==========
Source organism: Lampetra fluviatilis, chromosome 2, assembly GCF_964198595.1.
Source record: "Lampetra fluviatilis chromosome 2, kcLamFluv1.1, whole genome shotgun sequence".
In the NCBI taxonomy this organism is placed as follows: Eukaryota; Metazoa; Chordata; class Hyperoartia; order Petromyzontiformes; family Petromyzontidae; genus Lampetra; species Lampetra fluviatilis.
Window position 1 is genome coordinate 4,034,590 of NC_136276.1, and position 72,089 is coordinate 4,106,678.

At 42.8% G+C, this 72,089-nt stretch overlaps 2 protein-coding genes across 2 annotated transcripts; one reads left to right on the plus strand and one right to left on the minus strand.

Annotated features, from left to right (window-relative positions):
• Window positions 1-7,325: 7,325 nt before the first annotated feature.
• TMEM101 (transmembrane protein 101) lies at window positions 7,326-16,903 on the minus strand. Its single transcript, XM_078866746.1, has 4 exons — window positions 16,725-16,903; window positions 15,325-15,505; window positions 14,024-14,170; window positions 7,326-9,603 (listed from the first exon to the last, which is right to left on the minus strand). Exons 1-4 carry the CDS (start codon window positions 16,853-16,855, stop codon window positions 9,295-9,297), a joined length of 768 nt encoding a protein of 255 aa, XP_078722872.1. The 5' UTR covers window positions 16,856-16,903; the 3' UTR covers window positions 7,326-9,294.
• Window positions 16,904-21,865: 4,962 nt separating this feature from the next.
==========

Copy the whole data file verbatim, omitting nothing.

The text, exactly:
Source organism: Lampetra fluviatilis, chromosome 2, assembly GCF_964198595.1.
Source record: "Lampetra fluviatilis chromosome 2, kcLamFluv1.1, whole genome shotgun sequence".
In the NCBI taxonomy this organism is placed as follows: Eukaryota; Metazoa; Chordata; class Hyperoartia; order Petromyzontiformes; family Petromyzontidae; genus Lampetra; species Lampetra fluviatilis.
Window position 1 is genome coordinate 4,034,590 of NC_136276.1, and position 72,089 is coordinate 4,106,678.

At 42.8% G+C, this 72,089-nt stretch overlaps 2 protein-coding genes across 2 annotated transcripts; one reads left to right on the plus strand and one right to left on the minus strand.

Annotated features, from left to right (window-relative positions):
• Window positions 1-7,325: 7,325 nt before the first annotated feature.
• TMEM101 (transmembrane protein 101) lies at window positions 7,326-16,903 on the minus strand. Its single transcript, XM_078866746.1, has 4 exons — window positions 16,725-16,903; window positions 15,325-15,505; window positions 14,024-14,170; window positions 7,326-9,603 (listed from the first exon to the last, which is right to left on the minus strand). Exons 1-4 carry the CDS (start codon window positions 16,853-16,855, stop codon window positions 9,295-9,297), a joined length of 768 nt encoding a protein of 255 aa, XP_078722872.1. The 5' UTR covers window positions 16,856-16,903; the 3' UTR covers window positions 7,326-9,294.
• Window positions 16,904-21,865: 4,962 nt separating this feature from the next.